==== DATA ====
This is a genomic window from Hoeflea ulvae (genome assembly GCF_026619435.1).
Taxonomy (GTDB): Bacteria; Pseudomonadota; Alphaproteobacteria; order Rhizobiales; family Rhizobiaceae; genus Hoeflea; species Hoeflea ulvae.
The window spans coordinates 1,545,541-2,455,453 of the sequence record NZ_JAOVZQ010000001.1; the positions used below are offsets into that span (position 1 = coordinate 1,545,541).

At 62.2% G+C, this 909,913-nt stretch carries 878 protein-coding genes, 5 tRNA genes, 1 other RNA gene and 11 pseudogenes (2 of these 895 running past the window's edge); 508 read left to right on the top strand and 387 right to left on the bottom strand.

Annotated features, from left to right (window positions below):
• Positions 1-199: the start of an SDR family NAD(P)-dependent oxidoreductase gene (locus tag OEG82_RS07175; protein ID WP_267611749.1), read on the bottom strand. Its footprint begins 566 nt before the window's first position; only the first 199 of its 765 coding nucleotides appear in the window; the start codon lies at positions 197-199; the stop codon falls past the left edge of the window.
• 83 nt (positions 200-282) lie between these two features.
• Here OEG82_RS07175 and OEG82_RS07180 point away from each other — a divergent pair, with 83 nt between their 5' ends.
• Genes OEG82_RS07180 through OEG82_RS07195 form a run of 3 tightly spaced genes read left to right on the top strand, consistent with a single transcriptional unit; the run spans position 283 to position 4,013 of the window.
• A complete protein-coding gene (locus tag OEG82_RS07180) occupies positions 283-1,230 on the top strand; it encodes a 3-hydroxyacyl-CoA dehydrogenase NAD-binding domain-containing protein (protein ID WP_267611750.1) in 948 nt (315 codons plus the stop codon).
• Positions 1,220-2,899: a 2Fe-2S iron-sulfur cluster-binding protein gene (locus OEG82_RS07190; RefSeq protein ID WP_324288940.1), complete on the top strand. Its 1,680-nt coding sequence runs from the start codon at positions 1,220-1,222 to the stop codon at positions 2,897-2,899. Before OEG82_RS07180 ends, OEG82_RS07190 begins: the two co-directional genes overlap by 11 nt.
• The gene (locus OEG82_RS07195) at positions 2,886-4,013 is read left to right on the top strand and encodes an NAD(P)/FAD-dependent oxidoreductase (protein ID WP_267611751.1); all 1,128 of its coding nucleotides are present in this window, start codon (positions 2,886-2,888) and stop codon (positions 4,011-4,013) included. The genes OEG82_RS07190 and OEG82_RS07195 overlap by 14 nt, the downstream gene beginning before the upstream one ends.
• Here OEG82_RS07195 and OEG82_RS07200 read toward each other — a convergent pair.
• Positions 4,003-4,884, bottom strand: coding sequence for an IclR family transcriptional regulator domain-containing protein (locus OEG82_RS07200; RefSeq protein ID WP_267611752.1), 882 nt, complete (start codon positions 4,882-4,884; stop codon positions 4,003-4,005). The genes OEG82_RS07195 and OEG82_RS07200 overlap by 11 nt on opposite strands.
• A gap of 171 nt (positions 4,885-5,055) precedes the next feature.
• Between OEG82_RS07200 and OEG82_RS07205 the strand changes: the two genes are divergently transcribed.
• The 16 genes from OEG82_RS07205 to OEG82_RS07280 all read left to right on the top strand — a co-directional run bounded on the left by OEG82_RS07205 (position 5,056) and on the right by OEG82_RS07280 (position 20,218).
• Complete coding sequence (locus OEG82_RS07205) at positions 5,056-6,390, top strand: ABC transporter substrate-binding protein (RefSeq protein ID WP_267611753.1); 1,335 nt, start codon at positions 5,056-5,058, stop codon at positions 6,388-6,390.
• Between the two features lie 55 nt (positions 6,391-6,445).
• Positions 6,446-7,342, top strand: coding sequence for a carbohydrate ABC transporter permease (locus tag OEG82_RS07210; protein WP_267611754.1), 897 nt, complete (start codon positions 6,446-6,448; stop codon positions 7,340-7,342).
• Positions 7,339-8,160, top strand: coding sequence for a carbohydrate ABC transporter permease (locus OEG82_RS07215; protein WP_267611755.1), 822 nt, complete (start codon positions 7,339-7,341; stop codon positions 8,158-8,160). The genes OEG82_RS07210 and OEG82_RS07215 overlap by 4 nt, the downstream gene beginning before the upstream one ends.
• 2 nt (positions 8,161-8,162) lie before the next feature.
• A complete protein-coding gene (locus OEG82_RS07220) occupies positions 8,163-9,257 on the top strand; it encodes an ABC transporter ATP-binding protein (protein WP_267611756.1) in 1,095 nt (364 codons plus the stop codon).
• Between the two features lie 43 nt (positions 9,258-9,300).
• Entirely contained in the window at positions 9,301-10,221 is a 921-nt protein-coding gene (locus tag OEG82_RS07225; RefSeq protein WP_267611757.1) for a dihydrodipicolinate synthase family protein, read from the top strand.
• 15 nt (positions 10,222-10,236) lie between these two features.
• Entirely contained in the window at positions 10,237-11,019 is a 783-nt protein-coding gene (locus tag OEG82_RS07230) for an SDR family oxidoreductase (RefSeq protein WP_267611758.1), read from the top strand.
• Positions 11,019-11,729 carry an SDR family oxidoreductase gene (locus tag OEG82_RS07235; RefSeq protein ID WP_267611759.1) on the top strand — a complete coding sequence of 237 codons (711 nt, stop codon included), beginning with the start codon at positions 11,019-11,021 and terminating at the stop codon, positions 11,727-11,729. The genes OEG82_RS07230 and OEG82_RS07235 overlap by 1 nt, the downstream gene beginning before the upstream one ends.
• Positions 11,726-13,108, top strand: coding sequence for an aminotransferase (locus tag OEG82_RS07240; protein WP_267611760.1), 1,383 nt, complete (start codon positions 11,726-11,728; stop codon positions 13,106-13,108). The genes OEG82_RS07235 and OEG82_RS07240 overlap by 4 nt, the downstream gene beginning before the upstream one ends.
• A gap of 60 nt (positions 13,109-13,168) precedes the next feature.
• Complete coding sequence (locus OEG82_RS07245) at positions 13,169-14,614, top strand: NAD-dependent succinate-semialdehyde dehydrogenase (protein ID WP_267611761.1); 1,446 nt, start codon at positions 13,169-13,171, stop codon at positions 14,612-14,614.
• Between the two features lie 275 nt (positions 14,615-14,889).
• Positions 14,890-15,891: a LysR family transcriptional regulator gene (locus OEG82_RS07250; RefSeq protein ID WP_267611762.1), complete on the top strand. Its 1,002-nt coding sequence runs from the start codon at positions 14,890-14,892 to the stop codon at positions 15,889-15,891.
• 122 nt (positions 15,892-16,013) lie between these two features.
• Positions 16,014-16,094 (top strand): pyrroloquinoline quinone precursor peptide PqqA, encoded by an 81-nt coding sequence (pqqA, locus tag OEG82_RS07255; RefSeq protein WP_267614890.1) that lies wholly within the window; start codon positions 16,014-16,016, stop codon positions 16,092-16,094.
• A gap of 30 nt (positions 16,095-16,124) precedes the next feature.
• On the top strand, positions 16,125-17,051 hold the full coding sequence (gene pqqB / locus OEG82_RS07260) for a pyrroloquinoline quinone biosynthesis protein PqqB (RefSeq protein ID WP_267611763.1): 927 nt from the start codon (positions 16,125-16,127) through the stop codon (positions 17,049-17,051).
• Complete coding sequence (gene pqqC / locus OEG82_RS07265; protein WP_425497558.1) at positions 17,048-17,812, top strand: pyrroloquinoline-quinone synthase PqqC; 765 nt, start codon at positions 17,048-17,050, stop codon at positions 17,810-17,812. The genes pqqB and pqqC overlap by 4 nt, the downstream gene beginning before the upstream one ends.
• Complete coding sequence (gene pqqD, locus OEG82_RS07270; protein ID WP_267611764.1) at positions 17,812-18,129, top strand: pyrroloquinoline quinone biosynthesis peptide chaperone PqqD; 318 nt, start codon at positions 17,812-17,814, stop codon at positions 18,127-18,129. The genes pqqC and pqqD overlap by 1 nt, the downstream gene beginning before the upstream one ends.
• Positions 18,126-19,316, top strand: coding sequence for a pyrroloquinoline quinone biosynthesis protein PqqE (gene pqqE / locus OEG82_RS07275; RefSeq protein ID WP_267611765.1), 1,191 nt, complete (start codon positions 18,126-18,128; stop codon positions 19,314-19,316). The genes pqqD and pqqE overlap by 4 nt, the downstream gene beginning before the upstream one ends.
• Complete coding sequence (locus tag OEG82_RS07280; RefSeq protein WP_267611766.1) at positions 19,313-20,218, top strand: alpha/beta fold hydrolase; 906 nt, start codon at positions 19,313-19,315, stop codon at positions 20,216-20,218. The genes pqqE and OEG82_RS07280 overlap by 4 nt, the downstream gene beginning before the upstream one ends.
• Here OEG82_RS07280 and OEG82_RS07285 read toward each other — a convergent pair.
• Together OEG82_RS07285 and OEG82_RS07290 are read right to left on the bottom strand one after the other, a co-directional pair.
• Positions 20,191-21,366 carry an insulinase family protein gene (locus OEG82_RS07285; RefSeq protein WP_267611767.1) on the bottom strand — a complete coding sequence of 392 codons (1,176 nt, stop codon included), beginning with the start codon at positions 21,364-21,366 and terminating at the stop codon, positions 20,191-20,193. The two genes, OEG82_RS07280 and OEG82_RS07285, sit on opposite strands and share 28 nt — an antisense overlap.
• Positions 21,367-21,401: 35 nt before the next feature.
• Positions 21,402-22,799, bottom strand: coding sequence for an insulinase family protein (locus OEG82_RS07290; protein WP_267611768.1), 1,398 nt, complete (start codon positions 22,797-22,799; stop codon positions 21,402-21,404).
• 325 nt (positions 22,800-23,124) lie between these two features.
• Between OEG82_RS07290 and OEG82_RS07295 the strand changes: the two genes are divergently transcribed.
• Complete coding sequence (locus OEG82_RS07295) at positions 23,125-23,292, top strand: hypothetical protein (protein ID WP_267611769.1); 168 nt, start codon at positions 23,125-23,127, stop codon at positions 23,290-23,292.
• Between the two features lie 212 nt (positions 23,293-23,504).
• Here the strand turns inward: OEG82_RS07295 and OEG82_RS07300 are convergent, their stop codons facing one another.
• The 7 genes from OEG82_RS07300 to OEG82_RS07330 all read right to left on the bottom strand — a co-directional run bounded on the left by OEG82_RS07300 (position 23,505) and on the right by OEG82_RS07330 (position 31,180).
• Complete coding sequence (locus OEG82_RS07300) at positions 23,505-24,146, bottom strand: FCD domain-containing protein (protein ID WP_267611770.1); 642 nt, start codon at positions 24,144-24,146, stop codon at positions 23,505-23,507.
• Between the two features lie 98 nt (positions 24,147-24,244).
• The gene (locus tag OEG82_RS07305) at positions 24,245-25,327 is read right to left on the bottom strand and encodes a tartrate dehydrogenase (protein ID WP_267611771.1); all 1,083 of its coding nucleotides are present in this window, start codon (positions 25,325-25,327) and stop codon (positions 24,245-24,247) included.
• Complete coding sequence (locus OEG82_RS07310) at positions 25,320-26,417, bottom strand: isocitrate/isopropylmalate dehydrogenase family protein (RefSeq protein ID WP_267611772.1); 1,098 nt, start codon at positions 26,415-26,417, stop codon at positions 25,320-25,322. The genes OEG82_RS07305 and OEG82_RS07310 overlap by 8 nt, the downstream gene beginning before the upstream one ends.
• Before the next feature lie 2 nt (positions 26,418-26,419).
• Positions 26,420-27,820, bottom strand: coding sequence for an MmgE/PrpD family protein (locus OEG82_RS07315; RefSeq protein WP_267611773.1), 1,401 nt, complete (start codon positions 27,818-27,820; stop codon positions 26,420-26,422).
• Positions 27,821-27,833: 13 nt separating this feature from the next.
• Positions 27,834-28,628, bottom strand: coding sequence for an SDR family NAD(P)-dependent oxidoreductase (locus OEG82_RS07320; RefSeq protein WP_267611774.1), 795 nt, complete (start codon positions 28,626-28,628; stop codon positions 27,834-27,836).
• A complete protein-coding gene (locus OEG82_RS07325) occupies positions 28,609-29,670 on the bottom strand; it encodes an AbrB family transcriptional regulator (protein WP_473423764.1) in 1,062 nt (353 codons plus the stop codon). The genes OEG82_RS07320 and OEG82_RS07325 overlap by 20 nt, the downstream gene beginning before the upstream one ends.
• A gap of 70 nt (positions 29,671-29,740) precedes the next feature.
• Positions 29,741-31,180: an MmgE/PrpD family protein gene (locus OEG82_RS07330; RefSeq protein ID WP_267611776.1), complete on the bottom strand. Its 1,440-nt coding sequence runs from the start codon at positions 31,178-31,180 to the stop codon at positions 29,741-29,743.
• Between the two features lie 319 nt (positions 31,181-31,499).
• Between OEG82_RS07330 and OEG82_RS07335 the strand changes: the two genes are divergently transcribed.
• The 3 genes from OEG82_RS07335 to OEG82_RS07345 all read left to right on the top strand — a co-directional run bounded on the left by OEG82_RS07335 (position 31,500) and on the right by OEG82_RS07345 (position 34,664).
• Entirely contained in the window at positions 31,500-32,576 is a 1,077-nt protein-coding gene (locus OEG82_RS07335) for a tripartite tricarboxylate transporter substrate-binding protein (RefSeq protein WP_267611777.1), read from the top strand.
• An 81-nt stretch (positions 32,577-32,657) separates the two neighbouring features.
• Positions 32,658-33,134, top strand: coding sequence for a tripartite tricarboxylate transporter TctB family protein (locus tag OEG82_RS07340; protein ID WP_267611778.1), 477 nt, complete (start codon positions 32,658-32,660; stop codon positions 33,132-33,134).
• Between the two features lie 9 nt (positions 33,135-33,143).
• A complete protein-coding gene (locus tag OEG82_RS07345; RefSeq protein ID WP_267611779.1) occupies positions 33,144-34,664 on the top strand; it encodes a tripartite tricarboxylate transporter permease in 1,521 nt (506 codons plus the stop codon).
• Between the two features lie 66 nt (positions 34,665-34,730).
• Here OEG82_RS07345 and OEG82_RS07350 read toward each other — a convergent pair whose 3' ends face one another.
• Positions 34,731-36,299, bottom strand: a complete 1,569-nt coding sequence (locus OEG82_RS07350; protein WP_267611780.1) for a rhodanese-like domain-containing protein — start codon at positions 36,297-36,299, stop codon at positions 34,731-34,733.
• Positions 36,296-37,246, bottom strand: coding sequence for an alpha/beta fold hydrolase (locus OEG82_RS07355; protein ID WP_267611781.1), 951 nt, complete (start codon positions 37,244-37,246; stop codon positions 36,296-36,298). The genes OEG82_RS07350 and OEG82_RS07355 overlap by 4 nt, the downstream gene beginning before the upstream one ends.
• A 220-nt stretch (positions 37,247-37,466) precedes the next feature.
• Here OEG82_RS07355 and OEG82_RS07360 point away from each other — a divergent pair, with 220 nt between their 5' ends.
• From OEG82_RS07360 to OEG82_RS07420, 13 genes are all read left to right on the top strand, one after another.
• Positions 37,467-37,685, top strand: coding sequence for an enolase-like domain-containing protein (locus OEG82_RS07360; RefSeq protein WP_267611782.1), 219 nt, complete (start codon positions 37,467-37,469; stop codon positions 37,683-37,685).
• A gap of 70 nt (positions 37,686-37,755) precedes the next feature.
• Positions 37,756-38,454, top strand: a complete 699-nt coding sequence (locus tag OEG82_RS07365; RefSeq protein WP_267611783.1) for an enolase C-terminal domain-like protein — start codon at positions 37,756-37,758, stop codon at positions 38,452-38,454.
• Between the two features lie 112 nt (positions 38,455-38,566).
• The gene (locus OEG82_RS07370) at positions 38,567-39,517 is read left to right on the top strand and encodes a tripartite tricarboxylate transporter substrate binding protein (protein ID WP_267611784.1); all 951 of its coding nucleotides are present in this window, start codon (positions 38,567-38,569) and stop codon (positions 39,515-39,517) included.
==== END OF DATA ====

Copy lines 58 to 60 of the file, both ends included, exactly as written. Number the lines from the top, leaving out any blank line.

• Positions 26,420-27,820, bottom strand: coding sequence for an MmgE/PrpD family protein (locus OEG82_RS07315; RefSeq protein WP_267611773.1), 1,401 nt, complete (start codon positions 27,818-27,820; stop codon positions 26,420-26,422).
• Positions 27,821-27,833: 13 nt separating this feature from the next.
• Positions 27,834-28,628, bottom strand: coding sequence for an SDR family NAD(P)-dependent oxidoreductase (locus OEG82_RS07320; RefSeq protein WP_267611774.1), 795 nt, complete (start codon positions 28,626-28,628; stop codon positions 27,834-27,836).